Forget paperwork, the mobile phone is king for registering births in Ghana
Victoria Tuffoun, a 30-year-old mother of Stephen Nyarkotey was happily surprised when she went to register her baby in Abloma in the GA West District of Greater Accra region. There was no long wait, the process was quick and his birth certificate was picked up within a short time — Stephen’s details have been automatically stored in the national data system of the Births and Deaths Registry for easy analysis.
“We are blessed to get the birth certificate. But, I am highly surprised that my son’s bio data was captured by mobile phone and his birth certificate was issued,” she says as she kisses her baby.
Thanks to Mbirth, a mobile birth registration system, many mothers in hard-to-reach communities will have an opportunity to register their children under one for free. The new system is a big move for the Ghanaian government to allow them plan for education, health and other public services. The initiative is a partnership between UNICEF and the Millicom Group, operating under the brand name Tigo.
Prior to the launch in Ghana, several African countries like Uganda and Tanzania were already using the mobile birth registration system, recording remarkable results.
“As the first mobile network operator in Ghana, we are proud to continuously lead in digital innovation. Our role in this initiative is exciting. We are providing both the devices and the connectivity. This significant investment in our children, who are the future of Ghana, is a critical component of our commitment to using mobile phones to transform lives,” said Chief Executive Officer for Tigo Ghana, Roshi Motman.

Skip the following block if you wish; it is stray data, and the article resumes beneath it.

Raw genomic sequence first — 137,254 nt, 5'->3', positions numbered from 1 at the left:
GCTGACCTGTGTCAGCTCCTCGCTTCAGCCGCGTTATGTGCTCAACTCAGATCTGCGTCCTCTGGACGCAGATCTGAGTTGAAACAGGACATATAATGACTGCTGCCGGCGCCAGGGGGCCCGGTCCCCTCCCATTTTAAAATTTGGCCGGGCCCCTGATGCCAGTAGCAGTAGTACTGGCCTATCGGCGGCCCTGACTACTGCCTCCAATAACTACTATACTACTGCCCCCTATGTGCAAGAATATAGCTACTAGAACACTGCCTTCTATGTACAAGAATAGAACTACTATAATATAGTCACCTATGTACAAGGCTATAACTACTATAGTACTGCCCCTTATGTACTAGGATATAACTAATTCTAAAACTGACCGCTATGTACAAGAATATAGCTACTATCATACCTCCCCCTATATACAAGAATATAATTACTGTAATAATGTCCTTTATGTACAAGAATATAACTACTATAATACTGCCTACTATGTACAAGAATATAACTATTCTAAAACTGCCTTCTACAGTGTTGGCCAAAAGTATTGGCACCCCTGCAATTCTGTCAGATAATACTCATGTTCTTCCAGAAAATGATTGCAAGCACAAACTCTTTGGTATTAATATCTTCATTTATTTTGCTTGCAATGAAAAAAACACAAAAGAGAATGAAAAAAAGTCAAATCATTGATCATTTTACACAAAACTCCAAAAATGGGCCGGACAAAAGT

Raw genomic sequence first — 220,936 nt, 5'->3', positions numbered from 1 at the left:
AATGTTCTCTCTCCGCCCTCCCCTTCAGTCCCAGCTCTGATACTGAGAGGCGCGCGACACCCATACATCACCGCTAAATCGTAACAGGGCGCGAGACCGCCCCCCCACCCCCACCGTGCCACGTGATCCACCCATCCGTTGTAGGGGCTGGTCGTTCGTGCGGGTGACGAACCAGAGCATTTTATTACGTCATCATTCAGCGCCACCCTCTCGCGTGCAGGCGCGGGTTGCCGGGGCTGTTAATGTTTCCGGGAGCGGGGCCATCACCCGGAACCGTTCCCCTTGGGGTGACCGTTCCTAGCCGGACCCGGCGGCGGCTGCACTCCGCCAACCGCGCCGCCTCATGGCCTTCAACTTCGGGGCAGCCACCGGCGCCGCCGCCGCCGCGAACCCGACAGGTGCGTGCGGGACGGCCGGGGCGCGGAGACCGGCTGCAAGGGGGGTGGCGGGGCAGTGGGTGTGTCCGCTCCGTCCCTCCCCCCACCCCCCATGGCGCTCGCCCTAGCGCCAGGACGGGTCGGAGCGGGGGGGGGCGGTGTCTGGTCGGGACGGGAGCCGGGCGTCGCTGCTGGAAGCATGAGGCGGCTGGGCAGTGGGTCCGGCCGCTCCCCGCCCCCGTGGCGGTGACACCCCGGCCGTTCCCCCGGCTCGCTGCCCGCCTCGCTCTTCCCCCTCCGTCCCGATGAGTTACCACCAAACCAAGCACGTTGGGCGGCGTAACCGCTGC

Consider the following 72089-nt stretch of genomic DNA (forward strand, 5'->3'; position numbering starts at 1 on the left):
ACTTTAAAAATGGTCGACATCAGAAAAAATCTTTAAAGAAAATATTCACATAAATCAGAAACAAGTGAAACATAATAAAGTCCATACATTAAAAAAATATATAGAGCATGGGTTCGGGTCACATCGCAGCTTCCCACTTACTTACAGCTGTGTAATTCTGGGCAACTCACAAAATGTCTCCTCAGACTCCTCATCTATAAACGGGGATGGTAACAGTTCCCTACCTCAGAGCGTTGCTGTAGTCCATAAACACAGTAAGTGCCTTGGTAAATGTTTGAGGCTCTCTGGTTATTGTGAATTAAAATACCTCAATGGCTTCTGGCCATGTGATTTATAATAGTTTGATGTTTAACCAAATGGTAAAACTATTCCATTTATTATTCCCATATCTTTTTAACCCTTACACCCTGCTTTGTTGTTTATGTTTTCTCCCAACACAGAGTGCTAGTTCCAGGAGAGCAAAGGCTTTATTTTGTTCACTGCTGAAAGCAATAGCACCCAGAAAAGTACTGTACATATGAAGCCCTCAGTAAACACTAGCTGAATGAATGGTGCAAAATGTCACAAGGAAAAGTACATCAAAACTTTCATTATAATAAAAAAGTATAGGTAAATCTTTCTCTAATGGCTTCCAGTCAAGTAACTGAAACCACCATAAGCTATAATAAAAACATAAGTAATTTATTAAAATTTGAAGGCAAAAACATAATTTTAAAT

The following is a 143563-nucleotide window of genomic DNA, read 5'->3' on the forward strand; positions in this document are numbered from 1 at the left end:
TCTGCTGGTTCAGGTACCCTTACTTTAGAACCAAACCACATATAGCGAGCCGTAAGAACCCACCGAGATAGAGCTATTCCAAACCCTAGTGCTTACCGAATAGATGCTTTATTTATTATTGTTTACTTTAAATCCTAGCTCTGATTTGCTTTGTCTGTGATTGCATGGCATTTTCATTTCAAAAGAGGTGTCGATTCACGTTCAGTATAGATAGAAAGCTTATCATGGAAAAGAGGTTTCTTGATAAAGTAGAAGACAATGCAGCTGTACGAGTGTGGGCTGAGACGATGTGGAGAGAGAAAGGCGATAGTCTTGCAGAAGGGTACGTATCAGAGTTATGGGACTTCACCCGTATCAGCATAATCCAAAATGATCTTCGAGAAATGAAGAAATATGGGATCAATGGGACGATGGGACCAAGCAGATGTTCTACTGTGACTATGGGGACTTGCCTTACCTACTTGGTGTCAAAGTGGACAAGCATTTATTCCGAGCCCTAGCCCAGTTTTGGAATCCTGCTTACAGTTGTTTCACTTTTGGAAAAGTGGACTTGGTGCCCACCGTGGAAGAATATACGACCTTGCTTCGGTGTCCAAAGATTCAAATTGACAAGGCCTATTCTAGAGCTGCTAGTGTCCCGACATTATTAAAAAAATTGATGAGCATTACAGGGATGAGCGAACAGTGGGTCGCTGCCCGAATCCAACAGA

She added: “Our investment in healthcare technologies is part of our commitment to partner with various stakeholders to bridge the gap and provide accessible and quality healthcare irrespective of where people are located. We are absolutely committed to helping the government improve on the quality of healthcare and education through mobile technology.”
The new system in Ghana simplifies the process of birth registration. The baby’s name, sex, date of birth and family details are put into a mobile phone which is then sent to a central database managed by the Births and Deaths Registry. Once received, an automated response allows them to issue a birth certificate on the spot. The mobile birth registration system will be rolled out in 300 communities for the pilot programme.
It is expected that the new system will improve the rate of birth registrations by up to 70 percent by the end of 2016 — a total of 670,800 births will be registered at the end of the pilot programme.
“This new system promises to eliminate the use of providing forms hence solving the problem of registration backlogs, it also offers the opportunity to monitor performance in real time as well as reducing the turnaround time for processing the birth certificate,” said the Registrar at Ghana’s Births and Deaths Registry, John Agbeko.
According to the Registry, in Ghana, more than 4 in 10 children are not registered at birth. And even when children are registered, many do not have a birth certificate — about 15 percent of the registered children below the age of five do not have a birth certificate. Children who are not registered at birth or without identification documents are also at risk of being excluded from accessing education, health care and other basic services.
“For us in UNICEF, for every child an identity and a nationality must be ensured. Birth registration is a fundamental and first right of a child. A birth certificate is the most basic document providing the age and nationality of the child. It is the right of every child,” said UNICEF Ghana Deputy Representative, Rushnan Murtaza.
“There is no doubt that the government of Ghana will eventually set up a national automated birth registration system that will contribute to overall system strengthening. UNICEF will continue to work with the Births and Deaths Registry to ensure that Ghana attains 100 percent registration coverage. Let’s leave no child out. For every child, let’s ensure an identity,” she added.
This article was originally published on Venturesafrica.com